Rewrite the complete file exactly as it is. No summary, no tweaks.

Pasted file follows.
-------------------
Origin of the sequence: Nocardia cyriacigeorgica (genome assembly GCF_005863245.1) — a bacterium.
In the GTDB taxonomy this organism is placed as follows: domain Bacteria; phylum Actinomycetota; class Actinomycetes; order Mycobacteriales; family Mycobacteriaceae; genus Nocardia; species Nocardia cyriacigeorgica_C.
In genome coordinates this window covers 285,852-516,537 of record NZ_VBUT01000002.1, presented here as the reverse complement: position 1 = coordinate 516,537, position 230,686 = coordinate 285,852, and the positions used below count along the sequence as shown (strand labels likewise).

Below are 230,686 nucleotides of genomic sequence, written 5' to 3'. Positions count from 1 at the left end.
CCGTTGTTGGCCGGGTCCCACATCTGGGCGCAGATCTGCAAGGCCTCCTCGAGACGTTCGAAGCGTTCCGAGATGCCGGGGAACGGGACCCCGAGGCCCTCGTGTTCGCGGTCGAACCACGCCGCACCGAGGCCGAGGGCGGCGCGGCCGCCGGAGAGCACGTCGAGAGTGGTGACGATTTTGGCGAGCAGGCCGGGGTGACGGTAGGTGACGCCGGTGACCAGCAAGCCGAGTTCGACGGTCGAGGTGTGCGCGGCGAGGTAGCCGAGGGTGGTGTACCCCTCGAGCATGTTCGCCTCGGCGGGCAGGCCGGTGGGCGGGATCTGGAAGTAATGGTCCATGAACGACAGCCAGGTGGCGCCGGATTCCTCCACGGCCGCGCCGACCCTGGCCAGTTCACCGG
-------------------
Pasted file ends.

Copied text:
Origin of the sequence: Nocardia cyriacigeorgica (genome assembly GCF_005863245.1) — a bacterium.
In the GTDB taxonomy this organism is placed as follows: domain Bacteria; phylum Actinomycetota; class Actinomycetes; order Mycobacteriales; family Mycobacteriaceae; genus Nocardia; species Nocardia cyriacigeorgica_C.
In genome coordinates this window covers 285,852-516,537 of record NZ_VBUT01000002.1, presented here as the reverse complement: position 1 = coordinate 516,537, position 230,686 = coordinate 285,852, and the positions used below count along the sequence as shown (strand labels likewise).

Below are 230,686 nucleotides of genomic sequence, written 5' to 3'. Positions count from 1 at the left end.
CCGTTGTTGGCCGGGTCCCACATCTGGGCGCAGATCTGCAAGGCCTCCTCGAGACGTTCGAAGCGTTCCGAGATGCCGGGGAACGGGACCCCGAGGCCCTCGTGTTCGCGGTCGAACCACGCCGCACCGAGGCCGAGGGCGGCGCGGCCGCCGGAGAGCACGTCGAGAGTGGTGACGATTTTGGCGAGCAGGCCGGGGTGACGGTAGGTGACGCCGGTGACCAGCAAGCCGAGTTCGACGGTCGAGGTGTGCGCGGCGAGGTAGCCGAGGGTGGTGTACCCCTCGAGCATGTTCGCCTCGGCGGGCAGGCCGGTGGGCGGGATCTGGAAGTAATGGTCCATGAACGACAGCCAGGTGGCGCCGGATTCCTCCACGGCCGCGCCGACCCTGGCCAGTTCACCGG